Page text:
On Tuesday it was hot here in Tasmania. The girls had been a bit snotty for days, but it had tipped over the edge to a sinister green so they had been swabbed. Whilst their results were pending we were put into isolation, at first just in a corner of the nursery, barricaded off, and forced to wear the obligatory yellow synthetic gowns, blue face masks and vinyl gloves. I sat in the corner, sweltering in that get up, waiting to feed each of our girls. The day before I'd started a course of antibiotics to combat the beginning of mastitis, so after each feed I was given frozen nappies to apply to my breasts, a welcome relief to the stickiness of the gown. Feeding was becoming problematic as the girls were too snotty to latch on for more than one suck, so would push off (heel of their hand into a painful breast) cry and try again. In the end I would let the nurse know and she would suction their nostrils (not an experience they seemed to enjoy much), their crying would exhaust them, and they'd just lie quietly in my arms. I looked down and they squinted up at me warily, tired and a bit suspicious of my mask, I'd rock them for a moment, then ask the nurses to top them up via their nasal gastric tube.
I rushed off at lunch to a physio appointment I had booked weeks ago, to get some exercises to help my post Caesarian belly. Her room was swelteringly hot, a pathetic cheap fan just pushed the hot air lamely around the room. After the initial surprise at me being here (I'd seen her early on in my pregnancy for some pelvic floor exercises), she got me to lie down on the bench so we could work out the damage. She was happy for me that I was stretch mark free (well hardly surprising when the girls had arrived so early!), and had only minimal separation of my abdominal muscles. She then got the ultrasound out to check on my inner core muscles. Last time I'd visited we'd gotten a sneaky peek at the girls who were jiggling around, kicking me in the bladder. I think my physio was more excited than me. It was strange to look at the screen and just see my muscles. She got me to lock on the pelvic floor then draw in my inner muscles around where my scar is. I did it perfectly the first time. But then I couldn't for the life of me do it again. She smiled and looked at me and said, "you're already fatiguing". I laughed, then realised I was lying horizontally in the middle of the day in a room which felt like an oven, my body was trying to tell me something. Slow down. Rest. Sleep.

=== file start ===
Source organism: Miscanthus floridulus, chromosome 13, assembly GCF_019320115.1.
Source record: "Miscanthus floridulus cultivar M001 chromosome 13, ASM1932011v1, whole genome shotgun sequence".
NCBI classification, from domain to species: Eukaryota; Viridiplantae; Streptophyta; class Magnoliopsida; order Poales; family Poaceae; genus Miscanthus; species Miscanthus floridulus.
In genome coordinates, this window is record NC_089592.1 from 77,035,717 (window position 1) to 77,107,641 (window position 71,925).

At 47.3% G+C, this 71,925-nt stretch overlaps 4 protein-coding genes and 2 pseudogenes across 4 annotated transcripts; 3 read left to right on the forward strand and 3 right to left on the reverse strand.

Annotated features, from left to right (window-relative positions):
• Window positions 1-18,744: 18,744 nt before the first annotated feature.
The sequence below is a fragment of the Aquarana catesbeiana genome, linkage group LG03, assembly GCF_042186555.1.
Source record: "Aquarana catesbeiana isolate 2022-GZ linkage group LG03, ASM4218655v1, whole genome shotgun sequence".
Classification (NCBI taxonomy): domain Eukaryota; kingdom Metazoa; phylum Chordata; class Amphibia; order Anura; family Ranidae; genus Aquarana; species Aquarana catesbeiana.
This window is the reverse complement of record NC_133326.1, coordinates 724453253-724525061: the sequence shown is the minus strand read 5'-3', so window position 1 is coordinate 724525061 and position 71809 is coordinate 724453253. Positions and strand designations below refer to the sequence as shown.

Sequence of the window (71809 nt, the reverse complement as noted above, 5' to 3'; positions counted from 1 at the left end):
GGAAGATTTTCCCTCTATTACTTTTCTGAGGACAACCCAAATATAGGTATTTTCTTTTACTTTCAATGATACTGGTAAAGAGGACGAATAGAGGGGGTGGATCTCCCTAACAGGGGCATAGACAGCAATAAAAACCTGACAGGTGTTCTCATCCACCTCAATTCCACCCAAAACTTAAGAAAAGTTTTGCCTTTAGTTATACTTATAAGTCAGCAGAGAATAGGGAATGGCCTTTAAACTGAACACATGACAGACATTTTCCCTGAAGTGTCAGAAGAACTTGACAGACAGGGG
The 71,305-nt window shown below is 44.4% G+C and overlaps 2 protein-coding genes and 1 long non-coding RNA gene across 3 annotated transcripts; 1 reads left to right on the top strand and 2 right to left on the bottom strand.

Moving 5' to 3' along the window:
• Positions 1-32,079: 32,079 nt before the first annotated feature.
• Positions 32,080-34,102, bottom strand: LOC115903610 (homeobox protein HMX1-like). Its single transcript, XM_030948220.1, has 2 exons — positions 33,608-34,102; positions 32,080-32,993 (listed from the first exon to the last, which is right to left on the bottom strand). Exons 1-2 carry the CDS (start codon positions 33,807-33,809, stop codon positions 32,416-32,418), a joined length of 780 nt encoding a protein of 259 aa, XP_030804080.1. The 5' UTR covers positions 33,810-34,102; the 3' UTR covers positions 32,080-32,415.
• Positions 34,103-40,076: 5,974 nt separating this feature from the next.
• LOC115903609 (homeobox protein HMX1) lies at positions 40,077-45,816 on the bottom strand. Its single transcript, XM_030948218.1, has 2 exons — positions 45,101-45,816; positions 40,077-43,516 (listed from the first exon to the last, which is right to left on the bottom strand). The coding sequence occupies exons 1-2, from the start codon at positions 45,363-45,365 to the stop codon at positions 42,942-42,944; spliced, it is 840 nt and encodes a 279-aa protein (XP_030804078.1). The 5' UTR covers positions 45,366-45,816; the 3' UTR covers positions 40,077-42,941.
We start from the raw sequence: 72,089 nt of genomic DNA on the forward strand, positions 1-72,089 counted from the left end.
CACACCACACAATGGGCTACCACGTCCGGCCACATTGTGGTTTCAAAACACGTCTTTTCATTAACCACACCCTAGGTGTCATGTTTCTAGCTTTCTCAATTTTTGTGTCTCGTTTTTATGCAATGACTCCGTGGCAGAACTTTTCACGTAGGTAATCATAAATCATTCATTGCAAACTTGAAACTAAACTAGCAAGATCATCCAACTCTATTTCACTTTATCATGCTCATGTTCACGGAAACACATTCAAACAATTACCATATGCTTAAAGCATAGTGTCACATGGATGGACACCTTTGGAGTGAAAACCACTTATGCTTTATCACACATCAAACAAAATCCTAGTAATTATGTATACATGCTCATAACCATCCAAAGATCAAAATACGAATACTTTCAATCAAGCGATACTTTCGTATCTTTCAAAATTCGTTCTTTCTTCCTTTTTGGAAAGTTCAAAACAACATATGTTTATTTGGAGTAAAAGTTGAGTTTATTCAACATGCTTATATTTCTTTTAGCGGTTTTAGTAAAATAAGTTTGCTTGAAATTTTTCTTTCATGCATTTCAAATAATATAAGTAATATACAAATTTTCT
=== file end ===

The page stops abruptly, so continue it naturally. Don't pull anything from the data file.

After a few more exercises to try later on when I have some actual muscle fitness, I went and found some lunch and realised I was starting to feel sniffly myself. On my return to hospital Elisabeth's test had come back positive for RSV or the common cold. The nurses were lovely, I admitted I thought I was getting it too and was going to stay home the next few days to rest, and they all looked at me and said in unison "good".
The next day Maggie's test came back positive and they were moved into an isolation room in NICU.
I have stayed home really since. Of course I miss our girls, I have watched the movies of their first baths about a zillion times the last few days, I ring the nurses every few hours to see how they're going, and send Rob in with a milk delivery each day.
But I'm not moping, or sad. The nurses are looking after them far better than I could. Clearing their noses, checking their temperatures, and feeding them via the tubes to let them rest. Rob said their room is nice and quiet. The girls are doing ok, especially considering Maggie only got off breathing support last week!
I am enjoying being home. Realising it may well be my last days at home alone for quite some time. Getting some time in the sunshine (after spending our entire summer in the hospital), sleeping in after the 6am express, napping in the afternoon, catching up on correspondence, staying in my pyjamas all day, drinking tea. No fluorescent lights, vinyl chairs, noisy alarms, synthetic gowns, or untidy hospital toilets.
I should feel isolated, I guess, but I don't. I know I need a few days to recuperate to be ready for the final run to home. I truly hope my next blog post is to introduce you to Maggie and Elisabeth, at our home.